Iran says maybe US accidentally downed its own drone as Gulf crisis simmers

Ambiguous actions increase threats to Gulf shipping without provoking major US military response

Borzou Daragahi
International Correspondent
Friday 19 July 2019 18:44 BST
Donald Trump says US Navy shot down Iranian drone in the Strait of Hormuz after it ignored multiple calls to stand down

Tehran has denied a US claim that an American warship in the Gulf shot down an Iranian aerial drone, suggesting that perhaps US forces brought down one of their own aircraft instead.

US President Donald Trump said on Thursday that the USS Boxer shot down what he described as an Iranian drone near the Strait of Hormuz after repeated warnings that it was approaching too close to the US Navy amphibious assault ship.

But Iranian officials Friday derided the claim that the US had brought down one of its drones as “delusional,” and insisted that all of its “reconnaissance” drones had safely returned to base.

“Contrary to the delusional claim made by the president of the American regime, all UAVs belonging to the Islamic Republic of Iran in the Persian Gulf region and the Strait of Hormuz, including the one mentioned by the US president, have safely returned to their bases,” Brig-Gen Abolfazl Shekarchi was quoted as saying by state media. “There have been no reports of any confrontation with the USS Boxer.”

Abbas Araghchi, Iran’s quick-witted deputy foreign minister, quipped on Twitter: “We have not lost any drone in the Strait of Hormuz nor anywhere else. I am worried that USS Boxer has shot down their own [UAV] by mistake!”

The incident and ensuing confusion is the latest flare-up between Iran and the United States in a period of marked escalation following Washington’s move last year to withdraw from the 2015 nuclear deal and begin punishing international companies for doing business with Tehran.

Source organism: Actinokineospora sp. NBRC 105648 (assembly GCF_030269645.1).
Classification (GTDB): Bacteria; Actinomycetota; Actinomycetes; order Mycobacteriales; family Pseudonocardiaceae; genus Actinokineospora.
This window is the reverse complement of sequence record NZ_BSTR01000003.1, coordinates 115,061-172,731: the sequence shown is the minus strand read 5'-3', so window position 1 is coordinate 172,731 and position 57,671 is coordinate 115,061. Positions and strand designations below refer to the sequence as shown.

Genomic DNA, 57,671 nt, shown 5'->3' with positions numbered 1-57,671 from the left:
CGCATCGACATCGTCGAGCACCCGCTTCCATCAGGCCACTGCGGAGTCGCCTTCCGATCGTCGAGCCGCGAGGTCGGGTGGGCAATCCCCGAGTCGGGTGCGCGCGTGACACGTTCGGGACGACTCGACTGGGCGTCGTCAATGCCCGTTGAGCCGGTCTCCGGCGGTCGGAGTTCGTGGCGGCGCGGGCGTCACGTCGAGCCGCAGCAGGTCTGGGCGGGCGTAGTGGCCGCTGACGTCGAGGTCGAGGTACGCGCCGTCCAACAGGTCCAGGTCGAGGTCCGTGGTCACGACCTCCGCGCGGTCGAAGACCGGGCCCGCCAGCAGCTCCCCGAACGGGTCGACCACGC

Iran has responded by challenging the US and its allies. It downed an expensive US drone near or in its territory last month and is allegedly behind a number of attempts to sabotage or harass oil tankers moving in and out of the Gulf and the narrow Strait of Hormuz that connects it to the seas.

“These attacks serve Iran’s purpose by offering Tehran the benefit of ambiguity, and they have not resulted in any loss of life to date — thereby increasing the potential to further threaten Gulf shipping without necessarily provoking a major US military response,” the Soufan Center, a consultancy, wrote in a note on Friday.

Details of the latest confrontation remain murky. The US has yet to release surveillance video or other footage showing its targeting of the drone. Iran may be denying its drone was shot to down to avoid having to respond and further escalate, but has said it will soon release footage showing the “ridiculousness of the operation the Americans claim”.

Mr Trump, reading from what was apparently a carefully worded prepared statement, said on Thursday that the Iranian drone “ignored multiple calls to stand down,” describing the incident as “the latest of many provocative and hostile actions against vessels operating in international waters.”

But Brig Gen Shekarji described the US accusations, which were echoed by the Pentagon as well as the White House, as “aimed at provocation and destabilisation of the Persian Gulf region and the strategic Strait of Hormuz.”

The incident and the ones preceding it have spooked the shipping industry. An industry source told The Independent that insurance costs for shippers moving in and out of the Persian Gulf had tripled and quadrupled over the last few weeks as tensions between Iran and the US have spiked, an increase in expenses which will likely be passed on to consumers across the world.

“Until the situation is stabilised the increased threat levels may result in delays, an increase in shipping costs, and included in that is higher insurance premiums, and potential higher energy prices,” said the source. “All of that will be absorbed by consumers.”

At a briefing on Friday, Russian deputy foreign minister Sergei Ryabkov placed blame on Washington and its campaign of “maximum pressure” on Iran for the rising tensions and occasional flare-ups.

“The concentration of forces and equipment in the area of the Persian Gulf, belonging to different countries, is so high that any incidents are possible,” he said, according to the Tass news agency.

“We regret that the US side, despite all calls … still persistently continues its policy of increasing tension and putting maximum pressure on Tehran. This policy is erroneous and is fraught with further complications and upheavals.”

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